NJDC’s Amanda Powell engages in discussion with trainees
With Raise the Age’s full implementation now only several months away, OJD has been diligent in rolling out its North Carolina Juvenile Defender State Enhancement Program (SEP). As part of this initiative, from Apr. 24 – 26 the Office of Juvenile Defender (OJD) partnered with the National Juvenile Defender Center (NJDC) to teach 10 dedicated N.C. juvenile defense attorneys NJDC’s Juvenile Training Immersion Program (JTIP).
During the three-day training program, three NJDC trainers engaged juvenile defenders in various hands-on activities and discussions in preparation to be effective regional trainers of other defenders across the state. Discussions ranged from the difficulties of representing juveniles to cultivating showmanship and employing adult learning theory. Defenders were also put into pairs and small groups for some activities to encourage collaboration.
As one of the first pieces in the SEP project, funded by the Office of Juvenile Justice and Delinquency Prevention (OJJDP), the purpose of JTIP was to allow OJD to offer more quality training to defenders statewide, while also providing more support from defenders who practice in the communities and regions they will train in. JTIP is meant specifically for trainer presentation, but does not offer substantive training on the new law.
NJDC’s Amanda Powell discusses showmanship.
Also as a result of the OJJDP grant, Project Attorney Monique Williams joined the OJD team earlier this year. As project attorney, she has done extensive investigations of juvenile courts in multiple counties, collected data, and devised new training to prepare N.C. juvenile defenders for the full implementation of Raise the Age.
“The JTIP training was absolutely the highlight of my tenure here as the Project Attorney for the OJJDP grant,” said Williams. “I was able to sit in on some of the sessions, and the vast materials and concepts imparted by NJDC to our N.C. attorneys will not only enhance their instructional facilitation skills, but their practice skills as well. I am certain that juvenile advocates across the state of N.C. will be educated and empowered by the content that will be shared with them in the coming future, and I am excited to see the positive impact in representation for our clients.”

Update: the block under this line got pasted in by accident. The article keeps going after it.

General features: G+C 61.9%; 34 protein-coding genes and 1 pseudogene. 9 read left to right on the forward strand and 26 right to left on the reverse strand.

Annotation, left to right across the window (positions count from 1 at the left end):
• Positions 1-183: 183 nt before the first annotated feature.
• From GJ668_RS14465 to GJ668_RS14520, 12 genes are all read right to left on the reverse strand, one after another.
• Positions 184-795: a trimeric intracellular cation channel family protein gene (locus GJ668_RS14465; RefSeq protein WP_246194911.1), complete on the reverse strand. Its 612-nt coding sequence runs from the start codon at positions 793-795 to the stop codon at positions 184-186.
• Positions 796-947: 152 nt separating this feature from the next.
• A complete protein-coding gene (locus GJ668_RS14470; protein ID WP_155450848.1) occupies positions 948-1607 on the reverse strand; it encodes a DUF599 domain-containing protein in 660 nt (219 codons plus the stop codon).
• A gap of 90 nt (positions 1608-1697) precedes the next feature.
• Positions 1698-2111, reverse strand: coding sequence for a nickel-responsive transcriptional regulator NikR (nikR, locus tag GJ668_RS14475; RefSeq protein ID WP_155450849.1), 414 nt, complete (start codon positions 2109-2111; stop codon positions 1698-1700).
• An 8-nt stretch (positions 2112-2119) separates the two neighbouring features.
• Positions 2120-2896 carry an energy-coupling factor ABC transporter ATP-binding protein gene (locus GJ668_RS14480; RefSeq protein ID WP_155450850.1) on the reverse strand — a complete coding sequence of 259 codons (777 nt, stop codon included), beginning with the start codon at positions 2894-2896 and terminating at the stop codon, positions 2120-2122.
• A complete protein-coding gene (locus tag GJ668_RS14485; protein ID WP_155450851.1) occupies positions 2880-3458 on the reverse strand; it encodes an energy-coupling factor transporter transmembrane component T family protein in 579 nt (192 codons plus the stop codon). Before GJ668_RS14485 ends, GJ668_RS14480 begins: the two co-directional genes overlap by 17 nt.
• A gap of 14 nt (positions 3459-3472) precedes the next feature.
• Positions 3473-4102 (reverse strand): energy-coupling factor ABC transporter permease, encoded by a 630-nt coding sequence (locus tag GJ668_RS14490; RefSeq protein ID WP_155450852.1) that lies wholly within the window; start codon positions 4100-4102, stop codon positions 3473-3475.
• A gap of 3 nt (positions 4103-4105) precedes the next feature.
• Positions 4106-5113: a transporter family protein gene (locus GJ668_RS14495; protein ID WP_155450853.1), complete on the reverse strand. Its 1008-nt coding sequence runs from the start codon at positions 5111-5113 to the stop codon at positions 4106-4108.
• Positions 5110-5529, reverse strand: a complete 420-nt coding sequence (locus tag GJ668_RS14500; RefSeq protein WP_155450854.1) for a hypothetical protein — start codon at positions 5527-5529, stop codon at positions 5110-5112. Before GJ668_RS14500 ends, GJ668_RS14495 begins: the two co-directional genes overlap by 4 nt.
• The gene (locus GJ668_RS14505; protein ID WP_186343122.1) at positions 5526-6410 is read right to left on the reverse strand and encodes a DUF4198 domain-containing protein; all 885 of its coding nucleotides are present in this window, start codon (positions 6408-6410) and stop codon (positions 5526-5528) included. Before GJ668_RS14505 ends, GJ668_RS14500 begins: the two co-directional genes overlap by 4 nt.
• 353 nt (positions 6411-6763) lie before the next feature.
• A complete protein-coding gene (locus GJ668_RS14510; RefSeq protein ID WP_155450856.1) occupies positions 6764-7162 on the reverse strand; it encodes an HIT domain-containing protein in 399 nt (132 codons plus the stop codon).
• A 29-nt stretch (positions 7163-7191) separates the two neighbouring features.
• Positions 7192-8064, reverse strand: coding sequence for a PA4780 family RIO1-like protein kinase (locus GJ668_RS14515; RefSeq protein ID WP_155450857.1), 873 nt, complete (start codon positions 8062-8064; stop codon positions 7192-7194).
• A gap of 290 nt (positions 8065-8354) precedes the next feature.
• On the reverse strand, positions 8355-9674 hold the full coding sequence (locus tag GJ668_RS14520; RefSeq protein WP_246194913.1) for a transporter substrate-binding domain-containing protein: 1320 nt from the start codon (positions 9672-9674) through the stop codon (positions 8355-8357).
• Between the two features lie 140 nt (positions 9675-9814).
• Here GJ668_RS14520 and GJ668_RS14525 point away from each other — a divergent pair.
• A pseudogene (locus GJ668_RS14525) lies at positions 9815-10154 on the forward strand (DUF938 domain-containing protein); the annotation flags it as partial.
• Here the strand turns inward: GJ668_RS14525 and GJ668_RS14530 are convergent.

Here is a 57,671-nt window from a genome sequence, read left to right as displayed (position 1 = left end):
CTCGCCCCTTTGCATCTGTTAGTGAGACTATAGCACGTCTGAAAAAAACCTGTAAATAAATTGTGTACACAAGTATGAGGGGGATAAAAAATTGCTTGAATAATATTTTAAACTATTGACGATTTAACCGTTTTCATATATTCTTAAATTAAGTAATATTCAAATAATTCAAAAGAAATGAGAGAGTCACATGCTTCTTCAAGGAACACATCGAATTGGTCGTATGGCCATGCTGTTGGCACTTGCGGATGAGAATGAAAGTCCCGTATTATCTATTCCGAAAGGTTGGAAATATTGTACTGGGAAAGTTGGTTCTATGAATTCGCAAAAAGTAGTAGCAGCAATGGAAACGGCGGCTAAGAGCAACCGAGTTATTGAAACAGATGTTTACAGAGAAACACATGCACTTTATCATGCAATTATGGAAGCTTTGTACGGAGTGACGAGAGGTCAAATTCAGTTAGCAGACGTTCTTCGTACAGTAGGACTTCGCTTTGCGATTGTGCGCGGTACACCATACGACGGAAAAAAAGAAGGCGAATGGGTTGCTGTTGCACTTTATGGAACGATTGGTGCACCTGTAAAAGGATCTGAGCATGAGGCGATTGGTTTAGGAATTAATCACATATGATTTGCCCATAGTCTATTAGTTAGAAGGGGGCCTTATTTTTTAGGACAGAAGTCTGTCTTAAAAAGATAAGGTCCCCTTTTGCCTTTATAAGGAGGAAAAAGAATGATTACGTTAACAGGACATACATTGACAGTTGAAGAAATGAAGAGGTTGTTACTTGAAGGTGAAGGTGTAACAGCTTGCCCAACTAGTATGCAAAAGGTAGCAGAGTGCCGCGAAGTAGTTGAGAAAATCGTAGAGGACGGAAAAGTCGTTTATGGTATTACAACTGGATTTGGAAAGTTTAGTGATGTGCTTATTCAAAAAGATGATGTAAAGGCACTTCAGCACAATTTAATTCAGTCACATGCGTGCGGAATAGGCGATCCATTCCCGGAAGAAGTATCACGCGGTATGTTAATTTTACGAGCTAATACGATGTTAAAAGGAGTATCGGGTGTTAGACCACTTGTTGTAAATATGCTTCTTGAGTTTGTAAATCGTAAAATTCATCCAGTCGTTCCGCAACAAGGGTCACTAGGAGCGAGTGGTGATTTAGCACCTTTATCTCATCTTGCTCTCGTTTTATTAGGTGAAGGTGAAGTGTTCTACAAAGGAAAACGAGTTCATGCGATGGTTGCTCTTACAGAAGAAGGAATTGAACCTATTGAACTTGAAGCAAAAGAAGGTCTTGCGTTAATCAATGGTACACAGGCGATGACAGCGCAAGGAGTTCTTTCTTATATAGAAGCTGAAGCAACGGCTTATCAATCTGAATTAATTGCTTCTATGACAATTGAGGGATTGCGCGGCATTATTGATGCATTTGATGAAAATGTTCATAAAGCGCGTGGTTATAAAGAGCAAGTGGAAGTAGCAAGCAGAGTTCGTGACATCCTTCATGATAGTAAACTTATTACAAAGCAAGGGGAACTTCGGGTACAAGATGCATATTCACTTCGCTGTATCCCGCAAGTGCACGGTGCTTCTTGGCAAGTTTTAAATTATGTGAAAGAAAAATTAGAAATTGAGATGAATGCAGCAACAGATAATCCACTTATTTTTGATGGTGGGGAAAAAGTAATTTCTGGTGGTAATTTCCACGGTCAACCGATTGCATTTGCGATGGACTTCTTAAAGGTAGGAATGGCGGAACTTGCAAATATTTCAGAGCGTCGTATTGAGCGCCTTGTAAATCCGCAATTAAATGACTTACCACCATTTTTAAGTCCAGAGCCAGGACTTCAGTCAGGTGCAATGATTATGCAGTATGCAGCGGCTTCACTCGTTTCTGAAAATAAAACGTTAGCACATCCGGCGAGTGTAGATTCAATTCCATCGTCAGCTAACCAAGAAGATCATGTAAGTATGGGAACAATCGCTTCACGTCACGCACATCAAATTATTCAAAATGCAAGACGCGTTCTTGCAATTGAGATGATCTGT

Dorothy Hairston Mitchell, assistant clinical professor of law and supervising attorney of the Juvenile Law Clinic at North Carolina Central University (NCCU), was among the 10 participants selected for the program. Mitchell and other members of NCCU’s staff were instrumental in assisting with preparations for the training.
“[North Carolina Central University] was so excited to host this training and the collaboration, working with Monique and everybody, was phenomenal,” Mitchell said. “As a participant, I thought it was also phenomenal… Really well put together. I appreciated the way that they grouped us, they had us partnered up and, at least for my partner, I think we were perfectly paired. And all of the people in our group, it seemed like everyone felt the same way… I have not been to too many trainings where I come out like ‘Oh, my God, every single moment was just great!’, and this was one of them.”
From right to left: NJDC’s Kristina Kersey, Tim Curry and Amanda Powell, and OJD’s Monique Williams
Although JTIP offers a more intensive 40-lesson program that spans multiple weeks, NJDC agreed to condense the training for the N.C. attorneys, providing them with the additional information, but simplifying the presentation to fit the three-day window. Mitchell also stated that she was interested in learning more, saying that while she appreciated the experience, extending the training would have been the only thing she would have changed. “It was very intense the way it was, but I would’ve appreciated [the longer training]. It was so good, that I had a longing for what we didn’t get.”
With JTIP now completed, the next steps in the SEP are to provide the regional and local trainings and follow up with trainers for future site visits. Williams will also conduct further court observations, post-training evaluations, and surveys to help OJD assess what areas juvenile defenders may need more training in following Raise the Age’s full implementation.
Group photo of new N.C. regional trainers and NJDC JTIP trainers.